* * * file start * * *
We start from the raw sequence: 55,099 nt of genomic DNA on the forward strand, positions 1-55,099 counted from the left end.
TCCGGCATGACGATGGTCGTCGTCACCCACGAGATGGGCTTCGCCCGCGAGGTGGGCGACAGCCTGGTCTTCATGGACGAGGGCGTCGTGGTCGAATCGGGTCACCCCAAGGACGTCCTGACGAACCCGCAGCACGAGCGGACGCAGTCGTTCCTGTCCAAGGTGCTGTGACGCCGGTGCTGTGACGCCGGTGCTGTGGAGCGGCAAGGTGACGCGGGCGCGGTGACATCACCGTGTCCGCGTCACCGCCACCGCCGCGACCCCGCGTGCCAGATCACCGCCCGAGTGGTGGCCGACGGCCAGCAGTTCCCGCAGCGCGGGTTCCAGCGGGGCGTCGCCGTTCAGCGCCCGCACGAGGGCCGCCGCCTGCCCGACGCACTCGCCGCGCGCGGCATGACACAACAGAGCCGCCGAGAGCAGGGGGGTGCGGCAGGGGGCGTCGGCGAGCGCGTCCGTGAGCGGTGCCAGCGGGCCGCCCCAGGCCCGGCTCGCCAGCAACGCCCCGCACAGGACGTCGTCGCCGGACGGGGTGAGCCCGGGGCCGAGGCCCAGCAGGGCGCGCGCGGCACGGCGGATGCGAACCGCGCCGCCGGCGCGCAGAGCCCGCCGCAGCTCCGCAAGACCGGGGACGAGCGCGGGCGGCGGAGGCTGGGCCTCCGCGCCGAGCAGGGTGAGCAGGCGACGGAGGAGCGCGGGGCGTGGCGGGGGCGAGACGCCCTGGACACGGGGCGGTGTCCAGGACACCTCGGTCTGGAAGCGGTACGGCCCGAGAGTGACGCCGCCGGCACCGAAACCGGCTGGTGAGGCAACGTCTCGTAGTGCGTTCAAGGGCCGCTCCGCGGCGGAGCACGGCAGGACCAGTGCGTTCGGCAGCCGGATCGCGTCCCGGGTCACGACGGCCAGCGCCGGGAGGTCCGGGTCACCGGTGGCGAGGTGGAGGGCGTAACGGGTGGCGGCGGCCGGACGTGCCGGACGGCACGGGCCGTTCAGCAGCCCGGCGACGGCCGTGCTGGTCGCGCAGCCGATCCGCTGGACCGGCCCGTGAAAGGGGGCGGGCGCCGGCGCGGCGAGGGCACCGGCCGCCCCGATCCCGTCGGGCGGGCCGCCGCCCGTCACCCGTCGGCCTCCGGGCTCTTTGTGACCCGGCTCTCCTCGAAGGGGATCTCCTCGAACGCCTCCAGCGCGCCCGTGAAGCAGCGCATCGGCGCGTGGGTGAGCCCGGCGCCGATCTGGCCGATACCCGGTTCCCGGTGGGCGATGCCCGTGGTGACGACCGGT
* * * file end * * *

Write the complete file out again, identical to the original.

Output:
We start from the raw sequence: 55,099 nt of genomic DNA on the forward strand, positions 1-55,099 counted from the left end.
TCCGGCATGACGATGGTCGTCGTCACCCACGAGATGGGCTTCGCCCGCGAGGTGGGCGACAGCCTGGTCTTCATGGACGAGGGCGTCGTGGTCGAATCGGGTCACCCCAAGGACGTCCTGACGAACCCGCAGCACGAGCGGACGCAGTCGTTCCTGTCCAAGGTGCTGTGACGCCGGTGCTGTGACGCCGGTGCTGTGGAGCGGCAAGGTGACGCGGGCGCGGTGACATCACCGTGTCCGCGTCACCGCCACCGCCGCGACCCCGCGTGCCAGATCACCGCCCGAGTGGTGGCCGACGGCCAGCAGTTCCCGCAGCGCGGGTTCCAGCGGGGCGTCGCCGTTCAGCGCCCGCACGAGGGCCGCCGCCTGCCCGACGCACTCGCCGCGCGCGGCATGACACAACAGAGCCGCCGAGAGCAGGGGGGTGCGGCAGGGGGCGTCGGCGAGCGCGTCCGTGAGCGGTGCCAGCGGGCCGCCCCAGGCCCGGCTCGCCAGCAACGCCCCGCACAGGACGTCGTCGCCGGACGGGGTGAGCCCGGGGCCGAGGCCCAGCAGGGCGCGCGCGGCACGGCGGATGCGAACCGCGCCGCCGGCGCGCAGAGCCCGCCGCAGCTCCGCAAGACCGGGGACGAGCGCGGGCGGCGGAGGCTGGGCCTCCGCGCCGAGCAGGGTGAGCAGGCGACGGAGGAGCGCGGGGCGTGGCGGGGGCGAGACGCCCTGGACACGGGGCGGTGTCCAGGACACCTCGGTCTGGAAGCGGTACGGCCCGAGAGTGACGCCGCCGGCACCGAAACCGGCTGGTGAGGCAACGTCTCGTAGTGCGTTCAAGGGCCGCTCCGCGGCGGAGCACGGCAGGACCAGTGCGTTCGGCAGCCGGATCGCGTCCCGGGTCACGACGGCCAGCGCCGGGAGGTCCGGGTCACCGGTGGCGAGGTGGAGGGCGTAACGGGTGGCGGCGGCCGGACGTGCCGGACGGCACGGGCCGTTCAGCAGCCCGGCGACGGCCGTGCTGGTCGCGCAGCCGATCCGCTGGACCGGCCCGTGAAAGGGGGCGGGCGCCGGCGCGGCGAGGGCACCGGCCGCCCCGATCCCGTCGGGCGGGCCGCCGCCCGTCACCCGTCGGCCTCCGGGCTCTTTGTGACCCGGCTCTCCTCGAAGGGGATCTCCTCGAACGCCTCCAGCGCGCCCGTGAAGCAGCGCATCGGCGCGTGGGTGAGCCCGGCGCCGATCTGGCCGATACCCGGTTCCCGGTGGGCGATGCCCGTGGTGACGACCGGT